4. Next, get your finances in order. Find out what you can afford, and buy as much as that allows for – as long as you’re comfortable with it. You know what debts you have to pay off and how much disposable income you need each month to keep up your current lifestyle. If you are downsizing from a large lowrise home, you have to decide how much money to take out of the home, how much to invest, and whether to use a condo as your main residence or a second property.

There are condominiums popping up in Regions of Peel, Halton, York and Durham, where prices are more attainable than Toronto. From Mississauga to Pickering and beyond, you will discover a plethora of choices with differing architecture, amenities, views, layouts, sizes and prices. The goal is to find the right one for you, and a realtor can help you along the way to your best decision.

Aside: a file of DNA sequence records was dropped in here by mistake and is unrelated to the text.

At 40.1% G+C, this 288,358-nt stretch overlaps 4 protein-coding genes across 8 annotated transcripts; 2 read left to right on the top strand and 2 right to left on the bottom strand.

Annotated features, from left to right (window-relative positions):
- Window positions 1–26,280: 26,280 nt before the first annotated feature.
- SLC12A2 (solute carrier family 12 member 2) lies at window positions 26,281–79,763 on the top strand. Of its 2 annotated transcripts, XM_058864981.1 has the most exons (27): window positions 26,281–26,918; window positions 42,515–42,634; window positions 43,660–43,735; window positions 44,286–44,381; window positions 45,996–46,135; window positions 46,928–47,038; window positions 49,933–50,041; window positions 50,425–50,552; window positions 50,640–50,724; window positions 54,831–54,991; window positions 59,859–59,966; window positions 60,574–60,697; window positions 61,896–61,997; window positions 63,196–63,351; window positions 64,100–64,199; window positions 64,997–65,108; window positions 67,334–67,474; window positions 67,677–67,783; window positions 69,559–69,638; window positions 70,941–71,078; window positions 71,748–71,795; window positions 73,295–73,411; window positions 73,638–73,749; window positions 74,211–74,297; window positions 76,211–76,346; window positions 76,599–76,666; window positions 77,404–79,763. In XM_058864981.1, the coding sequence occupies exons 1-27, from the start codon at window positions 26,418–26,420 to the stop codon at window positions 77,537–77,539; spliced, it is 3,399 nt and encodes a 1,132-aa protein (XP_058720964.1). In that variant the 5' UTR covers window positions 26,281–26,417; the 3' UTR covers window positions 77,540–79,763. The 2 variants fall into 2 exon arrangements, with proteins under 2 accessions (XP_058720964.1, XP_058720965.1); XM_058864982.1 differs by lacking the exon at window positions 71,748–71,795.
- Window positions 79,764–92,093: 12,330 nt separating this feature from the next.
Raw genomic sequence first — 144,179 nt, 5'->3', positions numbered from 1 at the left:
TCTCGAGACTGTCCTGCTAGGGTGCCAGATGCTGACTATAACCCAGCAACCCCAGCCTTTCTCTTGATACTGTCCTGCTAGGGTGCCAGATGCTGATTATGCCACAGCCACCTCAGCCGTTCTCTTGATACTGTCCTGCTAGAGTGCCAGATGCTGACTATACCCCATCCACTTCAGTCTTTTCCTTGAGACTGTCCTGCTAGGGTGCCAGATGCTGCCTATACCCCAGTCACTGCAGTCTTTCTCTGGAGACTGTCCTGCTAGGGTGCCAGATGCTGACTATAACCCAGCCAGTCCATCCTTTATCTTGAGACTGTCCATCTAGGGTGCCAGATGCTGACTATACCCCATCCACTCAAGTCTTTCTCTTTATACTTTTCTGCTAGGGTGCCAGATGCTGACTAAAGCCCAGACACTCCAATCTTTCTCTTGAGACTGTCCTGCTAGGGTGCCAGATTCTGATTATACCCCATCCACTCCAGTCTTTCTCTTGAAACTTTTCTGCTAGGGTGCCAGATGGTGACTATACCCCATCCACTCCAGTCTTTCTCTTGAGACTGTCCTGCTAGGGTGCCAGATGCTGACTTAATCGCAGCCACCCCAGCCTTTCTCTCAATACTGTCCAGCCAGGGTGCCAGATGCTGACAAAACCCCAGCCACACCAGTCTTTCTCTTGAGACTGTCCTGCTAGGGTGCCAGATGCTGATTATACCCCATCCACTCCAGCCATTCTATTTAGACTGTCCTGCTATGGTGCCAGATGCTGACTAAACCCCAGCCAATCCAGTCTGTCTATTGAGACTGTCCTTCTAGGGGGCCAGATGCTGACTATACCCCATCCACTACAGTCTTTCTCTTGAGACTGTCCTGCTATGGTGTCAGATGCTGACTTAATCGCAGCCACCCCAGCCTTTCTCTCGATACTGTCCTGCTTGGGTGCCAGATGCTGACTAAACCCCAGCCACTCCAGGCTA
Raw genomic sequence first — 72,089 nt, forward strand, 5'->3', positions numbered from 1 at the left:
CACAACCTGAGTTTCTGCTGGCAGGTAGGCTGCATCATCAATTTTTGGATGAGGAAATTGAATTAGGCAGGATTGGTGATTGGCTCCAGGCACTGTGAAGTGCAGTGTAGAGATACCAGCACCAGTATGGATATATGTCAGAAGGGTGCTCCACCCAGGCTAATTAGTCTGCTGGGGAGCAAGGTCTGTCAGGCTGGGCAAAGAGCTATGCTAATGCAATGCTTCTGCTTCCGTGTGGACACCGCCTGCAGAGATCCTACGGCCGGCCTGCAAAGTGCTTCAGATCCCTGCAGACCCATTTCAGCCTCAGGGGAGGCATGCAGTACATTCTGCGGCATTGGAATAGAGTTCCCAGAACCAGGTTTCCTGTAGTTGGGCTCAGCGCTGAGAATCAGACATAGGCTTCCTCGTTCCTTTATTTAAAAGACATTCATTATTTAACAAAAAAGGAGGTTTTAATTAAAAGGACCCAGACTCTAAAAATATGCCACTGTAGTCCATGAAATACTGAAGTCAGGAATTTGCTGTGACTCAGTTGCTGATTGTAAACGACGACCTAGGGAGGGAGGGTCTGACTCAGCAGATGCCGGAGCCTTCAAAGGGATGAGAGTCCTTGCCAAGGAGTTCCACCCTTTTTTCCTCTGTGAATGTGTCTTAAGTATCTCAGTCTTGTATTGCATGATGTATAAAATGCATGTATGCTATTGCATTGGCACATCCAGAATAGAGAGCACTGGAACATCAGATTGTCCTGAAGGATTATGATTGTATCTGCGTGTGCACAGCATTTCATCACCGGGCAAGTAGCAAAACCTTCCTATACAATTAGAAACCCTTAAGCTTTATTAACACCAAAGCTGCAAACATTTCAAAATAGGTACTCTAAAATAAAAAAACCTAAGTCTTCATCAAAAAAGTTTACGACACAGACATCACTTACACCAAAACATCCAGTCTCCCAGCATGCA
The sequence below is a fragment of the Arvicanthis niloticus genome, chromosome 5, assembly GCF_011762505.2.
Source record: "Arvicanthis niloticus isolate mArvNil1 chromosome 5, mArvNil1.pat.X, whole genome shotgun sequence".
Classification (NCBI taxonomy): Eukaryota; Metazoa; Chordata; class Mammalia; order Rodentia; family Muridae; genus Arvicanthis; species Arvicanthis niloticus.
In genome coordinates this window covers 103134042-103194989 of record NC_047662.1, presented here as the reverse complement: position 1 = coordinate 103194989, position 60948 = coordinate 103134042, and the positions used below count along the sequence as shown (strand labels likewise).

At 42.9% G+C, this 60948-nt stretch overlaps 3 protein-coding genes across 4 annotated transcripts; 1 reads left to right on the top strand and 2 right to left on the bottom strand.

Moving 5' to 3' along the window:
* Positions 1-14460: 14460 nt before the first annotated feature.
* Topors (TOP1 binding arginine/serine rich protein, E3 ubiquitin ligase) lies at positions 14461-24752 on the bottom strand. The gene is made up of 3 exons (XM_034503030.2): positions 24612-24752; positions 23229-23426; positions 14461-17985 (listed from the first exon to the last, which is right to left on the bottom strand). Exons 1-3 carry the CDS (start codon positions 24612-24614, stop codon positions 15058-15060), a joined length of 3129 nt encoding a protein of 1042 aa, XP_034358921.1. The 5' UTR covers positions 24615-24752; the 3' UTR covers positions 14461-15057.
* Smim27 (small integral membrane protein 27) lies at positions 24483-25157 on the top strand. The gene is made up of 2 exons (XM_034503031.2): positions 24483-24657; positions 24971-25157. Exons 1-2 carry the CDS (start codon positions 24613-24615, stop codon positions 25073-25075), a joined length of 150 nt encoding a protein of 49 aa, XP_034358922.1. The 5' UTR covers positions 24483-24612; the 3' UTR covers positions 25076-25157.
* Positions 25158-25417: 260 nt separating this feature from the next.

Debbie Cosic, CEO and founder of In2ition Realty, has worked in all facets of the real estate industry for over 25 years. in2ition.ca

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In Conversation With… Rob and Ed Lucchetta, Lucchetta Homes

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In Conversation With… Rob and Ed Lucchetta, Lucchetta Homes

It’s no secret more and more homebuyers are heading out of the GTA to points west, including the Niagara Region, set to become one of the hottest markets in Ontario this year. For Lucchetta Homes in Welland, Ont., the appeal of this area is nothing new. In fact, the homebuilder has focused on delivering top-quality construction, design, value and exceptional customer service for more than 60 years. Second generation principals Rob and Ed Lucchetta discuss proudly carrying on the tradition of their father, Ugo.

HOMES Magazine: How’s business at Lucchetta Homes these days? How are you building differently now than you were, say, 10 or 20 years ago?

Rob Lucchetta: As a boutique builder in Niagara, we have always tried to stay true to our roots by giving our customers a white glove experience when putting together the endless combinations available in a home. Building a home can be very stressful, and our team of designers and concierges work hard to make the experience an exceptional one.